Find out more  HERE!

Saturday, February 8, 2014

Romantic and rustic roast chicken



A scenic and nostalgic trip and recipe brought to you by Mary Jane Maffini, part of the Victoria Abbott team.


Roast chicken: romantic and rustic
When you look at great recipes, usually they are made up of ordinary ingredient, good quality and fresh, prepared well with spectacular results. This chicken reminded me and my husband of the dinners we shared in a tiny, perfect apartment we shared in the historic village of Anghiari, Tuscany, a few years back, when I was researching The Dead Don't Get Out Much, the fifth Camilla MacPhee mystery (yes, it contains a trip to Italy). We’d pick up the ingredients in the small shops around the piazza and carry them back up the steep and twisty medieval street to the apartment where we’d cook in a kitchen that was smaller than the typical desk. The meals were always terrific, in part because of the lovely herbs that grew on the little terrace by the door, in part because of the location and in part because of the vino that was served at every dinner. 

We were tickled to reproduce that flavor and feeling in freezing Manotick, Ontario, in the middle of winter. With the delicious meal, the simple setting, a candle, and an Italian red wine in stemless glasses, it felt like a mini-vacation.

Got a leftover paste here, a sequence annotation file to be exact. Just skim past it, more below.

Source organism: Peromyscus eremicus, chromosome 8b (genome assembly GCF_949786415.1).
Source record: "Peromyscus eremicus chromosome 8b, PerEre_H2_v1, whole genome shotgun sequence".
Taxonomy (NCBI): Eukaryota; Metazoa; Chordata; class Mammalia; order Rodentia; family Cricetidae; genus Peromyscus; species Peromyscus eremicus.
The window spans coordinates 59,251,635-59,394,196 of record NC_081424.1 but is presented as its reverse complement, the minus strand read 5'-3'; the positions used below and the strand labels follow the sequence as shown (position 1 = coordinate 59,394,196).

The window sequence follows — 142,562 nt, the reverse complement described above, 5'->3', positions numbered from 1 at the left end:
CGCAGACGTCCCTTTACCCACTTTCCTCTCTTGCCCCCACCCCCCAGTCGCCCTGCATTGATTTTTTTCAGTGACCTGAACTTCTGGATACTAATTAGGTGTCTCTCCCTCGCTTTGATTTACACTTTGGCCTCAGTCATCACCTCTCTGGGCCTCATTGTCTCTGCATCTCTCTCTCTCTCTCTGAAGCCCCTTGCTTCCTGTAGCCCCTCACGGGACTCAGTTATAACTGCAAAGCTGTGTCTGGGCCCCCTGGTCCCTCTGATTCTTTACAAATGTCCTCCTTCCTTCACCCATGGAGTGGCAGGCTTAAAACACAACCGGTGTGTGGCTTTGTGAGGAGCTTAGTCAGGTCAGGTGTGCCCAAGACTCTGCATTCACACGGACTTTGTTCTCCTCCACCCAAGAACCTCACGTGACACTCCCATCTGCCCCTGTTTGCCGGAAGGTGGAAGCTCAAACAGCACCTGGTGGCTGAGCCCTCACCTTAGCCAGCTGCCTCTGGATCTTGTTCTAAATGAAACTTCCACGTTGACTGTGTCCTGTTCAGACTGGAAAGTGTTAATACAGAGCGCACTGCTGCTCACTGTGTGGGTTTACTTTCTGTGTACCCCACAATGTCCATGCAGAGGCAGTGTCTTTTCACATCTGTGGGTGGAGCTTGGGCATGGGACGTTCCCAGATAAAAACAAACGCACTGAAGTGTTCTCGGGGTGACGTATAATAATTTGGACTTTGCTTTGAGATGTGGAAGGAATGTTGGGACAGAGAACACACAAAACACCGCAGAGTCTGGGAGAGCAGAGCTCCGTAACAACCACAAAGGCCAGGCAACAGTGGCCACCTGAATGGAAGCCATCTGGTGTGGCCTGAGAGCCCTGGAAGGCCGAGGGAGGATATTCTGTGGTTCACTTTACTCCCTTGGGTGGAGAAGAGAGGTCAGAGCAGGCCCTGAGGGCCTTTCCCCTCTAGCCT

Here’s how we did it:


Half a loaf of rustic Italian bread cut in 1 thick slices, enough to provide a bed for the chicken
4 to 6 tablespoons olive oil, divided
Salt and pepper, to taste
1 chicken about 4 to 5 lb
½ to one whole garlic head (rub off outside papery skin and slice in half horizontally through all the cloves)
½ lemon
½ lime
Sprigs of fresh rosemary or two tsp dried
1/2 bunch fresh thyme, coarsely chopped 






Preheat oven to 400 F (205 C). 2. Place bread slices in centre of a metal roasting pan.







Drizzle 2 to 3 tbsp (30 to 45 mL) of the olive oil over bread and sprinkle with salt and pepper.
3. Season cavity of chicken with salt and pepper. Stuff cavity with prepared garlic head, lemon, lime, tarragon and thyme.







4. Rub outside of chicken with remaining olive oil and season with salt and pepper.
5. Place chicken, breast side up, on bread slices.















6. Roast chicken for 1 1/2 hours, until it is very brown and crispy and pan juices run clear when you cut between the leg and thigh. Internal temperature should be 165 F (74 C). 7. Remove from oven, cover with foil and let chicken rest for 10 to 15 minutes before carving.







8. Serve with slices of the fabulous bread from the pan.








This property is owned by one of my Canadian friends. If you’d like to get more details, click this link:

http://excitingtuscany.com/ilnido
 

This is the book I wrote based on the research in Tuscany.  It's available in print through some outlets and in ebook format.  You can check out this and the other twelve Mary Jane Maffini books at Mary Jane Maffini

Here's a link to the ebook! The Dead Don't Get Out Much: A Camilla MacPhee mysteryi
Enjoy the food and the trip!